QR codes have pre-dated their most common usage cases by decades, and just as we are getting to know them, some pundits are predicting the demise of the blocky scanner codes.
First invented by the Toyota subsidiary Denso Wave in 1994 to track vehicles during the assembly process, QR codes have made their way into the public and around the world thanks to the advances of the smartphone. Finally, 15 years after they were invented, people had a QR reader in their hands.
It took a while, though. Denso Wave doesn\’t drive the standard the way, say, the World Wide Web Consortium drives Web standards like HTTP. Every phone platform has multiple QR code readers of varying quality, and the quality of the camera phone also goes a long way in determining how usable a QR code is.
And that, says Judy Brown, an independent technology consultant works in mobile learning and frequently advises government agencies, is why she has not recommended using them for a couple of years in her analysis.
\”It never got traction in the U.S. for the longest time. There were so many of QR readers and they just didn\’t work. A lot of the creation software wouldn\’t work with the cameras, or camera resolution wasn\’t high enough,\” she said.
This has led at least one pundit to proclaim QR codes to be doomed. Cormac Foster of ReadWriteWeb/Enterprise put QR codes on a list of 13 companies or technologies he feels are headed for the boneyard.
Foster listed all the problems as articulated above: inaccuracy, no one driving the standard, no one building the software, and no real security. The latter argument is very similar to the problem people have with URL shorteners like Bit.ly and TinyURL, in that you have no idea where you are going with these shortened links.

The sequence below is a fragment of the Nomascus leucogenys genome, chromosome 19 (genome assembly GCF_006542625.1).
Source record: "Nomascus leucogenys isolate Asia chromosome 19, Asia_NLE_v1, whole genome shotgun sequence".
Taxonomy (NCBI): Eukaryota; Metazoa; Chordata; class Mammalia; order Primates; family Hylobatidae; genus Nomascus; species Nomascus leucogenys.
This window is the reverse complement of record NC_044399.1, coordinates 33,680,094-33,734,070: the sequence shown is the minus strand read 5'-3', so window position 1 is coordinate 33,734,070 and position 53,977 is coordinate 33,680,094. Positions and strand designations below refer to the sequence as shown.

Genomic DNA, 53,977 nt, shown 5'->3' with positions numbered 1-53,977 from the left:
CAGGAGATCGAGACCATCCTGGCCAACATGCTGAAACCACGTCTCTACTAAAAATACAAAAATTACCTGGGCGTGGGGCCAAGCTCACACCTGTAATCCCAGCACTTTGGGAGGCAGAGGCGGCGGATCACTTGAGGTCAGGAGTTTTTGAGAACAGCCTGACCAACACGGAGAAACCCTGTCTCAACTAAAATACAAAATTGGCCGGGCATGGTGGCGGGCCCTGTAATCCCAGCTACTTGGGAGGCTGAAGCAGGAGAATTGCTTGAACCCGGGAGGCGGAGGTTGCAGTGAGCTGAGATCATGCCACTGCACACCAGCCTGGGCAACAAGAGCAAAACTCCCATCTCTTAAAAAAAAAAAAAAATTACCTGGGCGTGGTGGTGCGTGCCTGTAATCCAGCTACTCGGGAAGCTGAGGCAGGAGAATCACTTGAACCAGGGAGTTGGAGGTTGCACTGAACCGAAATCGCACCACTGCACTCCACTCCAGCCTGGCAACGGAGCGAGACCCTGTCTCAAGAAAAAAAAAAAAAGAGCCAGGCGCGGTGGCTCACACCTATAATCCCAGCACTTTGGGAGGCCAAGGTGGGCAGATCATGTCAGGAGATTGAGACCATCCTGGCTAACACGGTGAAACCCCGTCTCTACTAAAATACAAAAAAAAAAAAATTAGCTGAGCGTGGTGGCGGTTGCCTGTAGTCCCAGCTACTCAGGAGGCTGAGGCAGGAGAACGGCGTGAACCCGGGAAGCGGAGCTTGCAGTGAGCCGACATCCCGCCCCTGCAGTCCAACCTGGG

David Maman, CTO and founder of database company GreenSQL, had a little fun with this. During a three-day security conference in London, he created a small poster featuring a big security company\’s logo and the sentence \”Just Scan to Win an iPAD.\”
Thousands of people walked by and no one asked where the sign came from or took it down, not even a representative of the company featured on the sign. But he did get 455 people to scan the link over the three days, and this was during a conference for security professionals.
That\’s another reason Brown does not recommend QR codes to her clients. \”You have no idea where it\’s going to take you. It could grab your info or take over your phone. It\’s the same thing with URL shorteners,\” she said.
HarvestMark co-founder and CMO Elliott Grant agrees it\’s a legitimate fear, but asks \”Has anyone shown you [how you] can hijack a phone by going to a Web site?\” Not yet, he admits, but probably soon enough.
HarvestMark uses QR codes to track produce at supermarkets, allowing customers to scan the code on veggies to find out where they came from, or if they are subject to recall. Grant believes the bulk of QR code use will be inside retail locations like a supermarket, and the codes can be trusted.
For those that don\’t work, the trick to securing the QR code isn\’t changing the code itself, which would be onerous. Rather, he thinks the browser that is launched by the QR code needs to be more secure. \”The browser on the phone would have to behave like the browser on the PC. I have Firefox plugins that protect me, so if a URL takes me to a non-trusted site, it won\’t let me go there,\” he said.
Brown and Grant agree that QR won\’t last forever anyway, that near field communication (NFC) will eventually take over where QR attempted to go. \”QR codes provide a very useful bridge technology. Until things like NFC become widely available and there\’s a uniform way to see them, QR codes will provide a good bridge technology in the mean time,\” said Grant.